Chemical reactions can be controlled by enclosing light-exposed artificial cells in a membrane. These artificial cells come in handy for performing various functions in the human body such as drug synthesis and production of important chemicals. Biological cells exhibit properties that make it difficult to control the chemical reactions involving Light-Exposed Artificial Cells. Hence, the scientists use artificial cells for experiments and research as these cell offer greater control during chemical reactions. Vesicles, the containers used for storing artificial cells, are necessary for accentuating the chemical reactions involving artificial cells. A team of researchers at Imperial College London produced a host of tiny vesicles that react to light and release the materials inside their membrane. Furthermore, the researchers enclosed all of these tiny vesicles in a large vesicle that is inert to light. This gave a confined space for the release of materials inside the small vesicles, which in turn initiated a chemical reaction inside the large vesicle.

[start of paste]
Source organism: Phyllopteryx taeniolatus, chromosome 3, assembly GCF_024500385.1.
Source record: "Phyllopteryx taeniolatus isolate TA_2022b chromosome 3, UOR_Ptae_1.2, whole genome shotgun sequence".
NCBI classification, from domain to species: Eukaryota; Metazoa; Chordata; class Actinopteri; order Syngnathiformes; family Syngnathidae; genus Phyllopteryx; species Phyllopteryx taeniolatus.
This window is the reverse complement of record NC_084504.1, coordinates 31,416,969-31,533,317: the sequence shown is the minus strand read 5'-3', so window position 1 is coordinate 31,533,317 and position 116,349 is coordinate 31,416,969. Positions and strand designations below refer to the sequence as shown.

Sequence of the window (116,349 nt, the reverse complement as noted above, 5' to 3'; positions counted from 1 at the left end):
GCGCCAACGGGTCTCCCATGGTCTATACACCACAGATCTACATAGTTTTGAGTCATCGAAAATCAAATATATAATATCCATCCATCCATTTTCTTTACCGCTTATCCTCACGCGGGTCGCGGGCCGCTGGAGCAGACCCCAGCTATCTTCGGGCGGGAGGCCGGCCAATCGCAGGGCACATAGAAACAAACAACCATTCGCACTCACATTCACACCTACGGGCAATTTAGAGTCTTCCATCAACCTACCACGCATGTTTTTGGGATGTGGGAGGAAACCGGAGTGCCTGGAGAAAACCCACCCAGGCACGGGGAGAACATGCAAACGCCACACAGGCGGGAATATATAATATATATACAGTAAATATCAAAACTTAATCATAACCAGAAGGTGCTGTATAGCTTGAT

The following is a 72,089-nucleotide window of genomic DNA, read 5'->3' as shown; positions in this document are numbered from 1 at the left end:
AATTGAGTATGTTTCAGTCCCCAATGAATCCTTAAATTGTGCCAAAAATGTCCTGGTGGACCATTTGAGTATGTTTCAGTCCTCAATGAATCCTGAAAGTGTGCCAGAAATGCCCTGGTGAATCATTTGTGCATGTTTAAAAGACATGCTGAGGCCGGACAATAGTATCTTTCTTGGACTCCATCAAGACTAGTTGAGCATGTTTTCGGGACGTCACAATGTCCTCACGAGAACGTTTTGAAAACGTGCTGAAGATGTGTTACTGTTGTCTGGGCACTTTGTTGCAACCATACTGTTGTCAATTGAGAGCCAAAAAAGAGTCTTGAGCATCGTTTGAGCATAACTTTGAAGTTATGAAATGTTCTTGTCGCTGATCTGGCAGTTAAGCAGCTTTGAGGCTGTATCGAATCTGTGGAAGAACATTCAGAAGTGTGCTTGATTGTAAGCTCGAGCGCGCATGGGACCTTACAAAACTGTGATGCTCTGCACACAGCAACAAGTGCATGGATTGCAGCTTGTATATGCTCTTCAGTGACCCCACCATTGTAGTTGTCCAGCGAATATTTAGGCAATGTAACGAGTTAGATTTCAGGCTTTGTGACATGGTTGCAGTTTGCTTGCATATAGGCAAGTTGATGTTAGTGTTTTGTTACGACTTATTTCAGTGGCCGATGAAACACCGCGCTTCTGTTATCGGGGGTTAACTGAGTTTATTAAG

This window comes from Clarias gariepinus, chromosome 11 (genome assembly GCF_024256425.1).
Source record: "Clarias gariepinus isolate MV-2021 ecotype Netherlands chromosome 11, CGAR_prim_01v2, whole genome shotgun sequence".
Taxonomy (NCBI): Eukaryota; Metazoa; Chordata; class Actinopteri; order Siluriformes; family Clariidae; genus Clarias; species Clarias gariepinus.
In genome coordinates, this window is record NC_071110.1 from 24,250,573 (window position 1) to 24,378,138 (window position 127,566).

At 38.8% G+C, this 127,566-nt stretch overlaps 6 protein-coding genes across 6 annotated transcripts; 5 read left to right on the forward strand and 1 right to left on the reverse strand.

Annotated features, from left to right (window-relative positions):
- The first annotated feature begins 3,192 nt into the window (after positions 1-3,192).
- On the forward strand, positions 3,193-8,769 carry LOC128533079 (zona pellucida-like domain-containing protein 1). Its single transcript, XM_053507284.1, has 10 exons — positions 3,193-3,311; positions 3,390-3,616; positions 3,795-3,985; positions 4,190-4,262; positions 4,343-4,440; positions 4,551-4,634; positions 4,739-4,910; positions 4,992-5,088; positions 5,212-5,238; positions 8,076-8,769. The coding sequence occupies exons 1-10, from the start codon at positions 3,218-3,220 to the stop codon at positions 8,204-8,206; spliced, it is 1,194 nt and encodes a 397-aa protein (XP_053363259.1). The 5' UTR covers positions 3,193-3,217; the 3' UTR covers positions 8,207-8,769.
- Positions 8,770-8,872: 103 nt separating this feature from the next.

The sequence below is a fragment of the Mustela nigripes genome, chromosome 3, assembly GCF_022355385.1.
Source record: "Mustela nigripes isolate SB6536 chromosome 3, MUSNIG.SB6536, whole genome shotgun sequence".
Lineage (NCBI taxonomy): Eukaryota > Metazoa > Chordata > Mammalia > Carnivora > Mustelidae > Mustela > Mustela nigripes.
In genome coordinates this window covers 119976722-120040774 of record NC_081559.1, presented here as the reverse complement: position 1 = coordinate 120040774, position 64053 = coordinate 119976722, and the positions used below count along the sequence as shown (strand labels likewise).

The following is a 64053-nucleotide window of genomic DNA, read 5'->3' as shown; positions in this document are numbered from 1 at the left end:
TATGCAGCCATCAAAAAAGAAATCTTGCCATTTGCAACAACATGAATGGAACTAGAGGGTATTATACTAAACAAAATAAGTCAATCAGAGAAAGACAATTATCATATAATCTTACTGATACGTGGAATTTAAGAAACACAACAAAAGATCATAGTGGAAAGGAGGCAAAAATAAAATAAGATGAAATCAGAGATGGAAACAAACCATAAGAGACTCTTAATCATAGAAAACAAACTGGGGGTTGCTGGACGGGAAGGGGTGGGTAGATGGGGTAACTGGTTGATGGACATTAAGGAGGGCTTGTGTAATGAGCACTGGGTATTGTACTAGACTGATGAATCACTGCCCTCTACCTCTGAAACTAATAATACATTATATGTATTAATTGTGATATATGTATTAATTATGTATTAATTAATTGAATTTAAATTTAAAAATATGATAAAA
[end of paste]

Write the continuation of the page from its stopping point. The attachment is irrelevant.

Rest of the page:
Artificial Cell Theories
The researchers asserted that the creation of a confined space for the artificial cells to react could open avenues for a range of other chemical reactions. Artificial cells hold tremendous potential with regards to the study of biological processes, drug therapies, and biosensors. The researchers have also been working towards coupling the artificial cells with biological cells, and grouping artificial cells to form ‘tissues’.
Uses in Biotechnology and Medicine
The ability to generate chemical reactions from artificial cells could prove to be helpful for several fields such as life sciences, medicine, and biotechnology. The production of complex molecules through multi-step reactions of artificial cells forms the basis for a number of processes across various fields.